Fixing Sex: Intersex, Medical Authority, and Lived Experience is a thoughtful study of the medical treatment of intersex, or what is sometimes called disorders of sex development (DSD). Intersex is an umbrella term that covers a variety of ways in which a child’s genitals to do not match typical male or female appearance. The author Katrina Karkazis, a Senior Research Scholar at the Center for Biomedical Ethics at Stanford, writes that “I hope to show how the lens of gender literally shapes the body, and what this means for individuals who undergo treatment procedures and interventions for intersexuality,” (14); and she does exactly that. The book approaches what has been a thoroughly medicalized condition—and thus somehow seen to transcend politics—from a feminist perspective, revealing, yet again, that gender is always political.
The book does several things: including describing the history of the treatment of intersexuality, exploring the perspectives of those affected (those born with the condition, their parents, and clinicians treating them), and chronicling the rise of activism around the issue of the last fifteen years or so. This important empirical work is done within an explicit context that insists on maintaining the complex relationship between nature and culture and sex and gender—refusing simple binaries those terms often imply. Neither term of these false dichotomies can be understood as simple opposites. As she writes, “The distinction between nature and culture relies on a model of nature that is eminently cultural—that is, on a specific concept of the natural that can stand for itself as a domain of immutable and fixed properties” (11). This interrogation of the oppositions that uphold our common sense notions of what it means to be a man or a woman is at the heart of the analysis that illuminates the cultural meanings expressed, exposed and made by the very question of ‘what we should do with’ intersexuality.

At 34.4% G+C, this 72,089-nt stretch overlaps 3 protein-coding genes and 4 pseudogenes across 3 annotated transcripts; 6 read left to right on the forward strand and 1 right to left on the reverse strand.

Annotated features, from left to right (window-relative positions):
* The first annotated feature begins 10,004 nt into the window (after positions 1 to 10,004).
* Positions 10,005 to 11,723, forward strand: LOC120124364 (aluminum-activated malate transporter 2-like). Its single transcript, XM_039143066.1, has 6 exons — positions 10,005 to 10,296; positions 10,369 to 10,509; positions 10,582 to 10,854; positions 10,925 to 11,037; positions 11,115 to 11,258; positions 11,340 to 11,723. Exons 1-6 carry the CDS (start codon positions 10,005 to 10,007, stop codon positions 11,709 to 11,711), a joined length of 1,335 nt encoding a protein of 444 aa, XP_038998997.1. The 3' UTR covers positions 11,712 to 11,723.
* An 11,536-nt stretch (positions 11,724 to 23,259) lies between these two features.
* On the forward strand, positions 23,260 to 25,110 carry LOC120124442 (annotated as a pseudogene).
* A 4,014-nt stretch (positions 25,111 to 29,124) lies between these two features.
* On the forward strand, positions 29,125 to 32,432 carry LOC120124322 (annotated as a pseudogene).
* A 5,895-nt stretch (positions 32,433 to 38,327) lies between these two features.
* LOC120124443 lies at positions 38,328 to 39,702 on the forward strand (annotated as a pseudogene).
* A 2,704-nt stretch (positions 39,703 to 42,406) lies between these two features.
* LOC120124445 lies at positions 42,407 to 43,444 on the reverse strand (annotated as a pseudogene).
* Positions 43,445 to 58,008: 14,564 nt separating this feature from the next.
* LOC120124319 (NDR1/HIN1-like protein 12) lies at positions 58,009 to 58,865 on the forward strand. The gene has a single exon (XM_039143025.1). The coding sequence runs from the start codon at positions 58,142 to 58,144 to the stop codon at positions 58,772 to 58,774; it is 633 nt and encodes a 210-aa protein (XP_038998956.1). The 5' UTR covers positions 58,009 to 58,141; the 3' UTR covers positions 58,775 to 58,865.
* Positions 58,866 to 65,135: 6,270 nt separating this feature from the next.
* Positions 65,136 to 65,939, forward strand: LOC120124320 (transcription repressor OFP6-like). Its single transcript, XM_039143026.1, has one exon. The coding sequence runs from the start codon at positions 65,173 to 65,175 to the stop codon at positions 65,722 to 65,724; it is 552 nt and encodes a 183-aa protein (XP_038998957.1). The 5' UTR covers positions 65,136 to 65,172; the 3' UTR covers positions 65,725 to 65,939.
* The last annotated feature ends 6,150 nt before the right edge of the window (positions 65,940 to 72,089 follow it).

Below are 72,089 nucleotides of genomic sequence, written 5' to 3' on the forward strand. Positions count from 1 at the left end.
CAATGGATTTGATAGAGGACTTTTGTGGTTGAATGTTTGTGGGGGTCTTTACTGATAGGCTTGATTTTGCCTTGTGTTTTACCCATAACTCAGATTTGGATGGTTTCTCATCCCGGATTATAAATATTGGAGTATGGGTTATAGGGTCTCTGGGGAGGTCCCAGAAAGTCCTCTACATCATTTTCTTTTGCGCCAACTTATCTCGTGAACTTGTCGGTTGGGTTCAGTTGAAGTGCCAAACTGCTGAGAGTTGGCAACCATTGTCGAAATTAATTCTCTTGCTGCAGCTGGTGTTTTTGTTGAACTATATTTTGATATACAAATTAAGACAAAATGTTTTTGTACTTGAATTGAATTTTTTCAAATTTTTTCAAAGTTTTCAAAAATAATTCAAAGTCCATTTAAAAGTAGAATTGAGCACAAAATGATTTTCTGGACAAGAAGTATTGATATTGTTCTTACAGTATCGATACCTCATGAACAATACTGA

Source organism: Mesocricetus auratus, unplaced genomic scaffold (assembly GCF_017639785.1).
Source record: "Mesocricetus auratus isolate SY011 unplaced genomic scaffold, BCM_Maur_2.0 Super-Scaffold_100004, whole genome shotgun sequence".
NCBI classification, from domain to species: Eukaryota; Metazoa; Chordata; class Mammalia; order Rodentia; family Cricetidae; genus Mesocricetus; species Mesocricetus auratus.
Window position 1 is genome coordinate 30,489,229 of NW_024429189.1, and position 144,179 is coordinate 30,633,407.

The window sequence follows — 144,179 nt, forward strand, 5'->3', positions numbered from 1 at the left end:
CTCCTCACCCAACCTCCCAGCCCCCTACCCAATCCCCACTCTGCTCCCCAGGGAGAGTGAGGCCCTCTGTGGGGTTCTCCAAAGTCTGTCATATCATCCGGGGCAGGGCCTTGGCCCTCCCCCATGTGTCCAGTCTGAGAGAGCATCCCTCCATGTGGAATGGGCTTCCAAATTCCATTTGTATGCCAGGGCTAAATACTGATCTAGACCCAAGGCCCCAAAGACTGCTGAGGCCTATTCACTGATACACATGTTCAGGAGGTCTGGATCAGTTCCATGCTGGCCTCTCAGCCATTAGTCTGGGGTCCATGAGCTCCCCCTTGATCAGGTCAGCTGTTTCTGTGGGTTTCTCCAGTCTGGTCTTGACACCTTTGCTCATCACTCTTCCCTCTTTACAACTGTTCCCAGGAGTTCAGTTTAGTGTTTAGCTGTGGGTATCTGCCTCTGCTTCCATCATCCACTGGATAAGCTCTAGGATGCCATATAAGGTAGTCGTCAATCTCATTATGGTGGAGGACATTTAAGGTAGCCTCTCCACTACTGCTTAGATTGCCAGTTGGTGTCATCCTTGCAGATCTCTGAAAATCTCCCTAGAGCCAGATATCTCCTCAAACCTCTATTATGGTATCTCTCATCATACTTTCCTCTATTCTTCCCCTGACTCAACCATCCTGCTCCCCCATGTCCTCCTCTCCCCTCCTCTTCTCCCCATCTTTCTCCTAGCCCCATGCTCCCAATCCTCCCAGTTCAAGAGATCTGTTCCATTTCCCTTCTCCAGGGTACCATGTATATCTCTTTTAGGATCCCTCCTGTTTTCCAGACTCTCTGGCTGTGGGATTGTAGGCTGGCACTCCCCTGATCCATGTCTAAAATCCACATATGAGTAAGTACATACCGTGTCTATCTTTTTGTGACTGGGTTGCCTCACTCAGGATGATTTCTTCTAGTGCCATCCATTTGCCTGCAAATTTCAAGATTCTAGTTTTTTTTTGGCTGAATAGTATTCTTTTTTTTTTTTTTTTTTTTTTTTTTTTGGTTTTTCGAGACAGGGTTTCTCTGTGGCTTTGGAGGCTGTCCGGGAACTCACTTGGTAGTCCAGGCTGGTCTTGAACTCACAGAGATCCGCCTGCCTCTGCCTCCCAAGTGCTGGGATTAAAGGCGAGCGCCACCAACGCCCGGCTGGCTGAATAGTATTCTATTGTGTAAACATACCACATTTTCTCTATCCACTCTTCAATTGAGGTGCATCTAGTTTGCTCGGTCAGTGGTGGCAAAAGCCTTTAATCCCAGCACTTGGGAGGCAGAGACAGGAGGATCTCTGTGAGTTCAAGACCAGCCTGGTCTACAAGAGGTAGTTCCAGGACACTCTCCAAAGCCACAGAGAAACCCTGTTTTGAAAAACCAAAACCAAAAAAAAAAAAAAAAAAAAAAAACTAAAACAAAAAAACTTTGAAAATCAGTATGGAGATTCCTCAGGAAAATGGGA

The complex relationship between sex and gender is basic to her study and Karkazis spends a good deal of time working through that knot. The feminist insight that separated sex from gender via the “sex/gender system,” coined by Gayle Rubin in 1975 has been refined within feminist studies to denaturalize both sex and gender so that “What was thought to be the base or root of gender is actually an effect of gender” (13). But, as she says, this idea has not really taken hold. As a society we are still attached to a binary gender system, and certainly to a naturalized idea of sex as the baseline for gender. One of the important assumptions of the book is that so much at issue surrounding ‘what we should do’ is centered around the privileging of the penis. Echoing insights of some classic second wave theorists like Anne Koedt in “The Myth of the Vaginal Orgasm,” one of the guiding underlying ideas here is the question of what qualifies as a penis and what qualifies as a proper receptacle for a penis, pointing yet again to the inextricable link between heteronormativity and male dominance.
The feminist insights here are not connected explicitly to transgender or queer identities or politics, but are certainly informed by those ideas, and in turn will offer important empirical support for the queer supposition that binary gender structured around heterosexual relating is not natural, and in fact, ‘nature’ produces all kinds of variety that we seem to need to reject.
Intersexuality, and more to the point, our reaction to it, is the canary in our gendered coal mine. Karzakis has written a definitive treatment on a topic for which there is no decisive answer. And she does not try to provide one. What she does is productively unsettle the assumptions that much of the medical approach works from by respectfully positing gender as a mystery not reducible to the simple construct we operate under currently.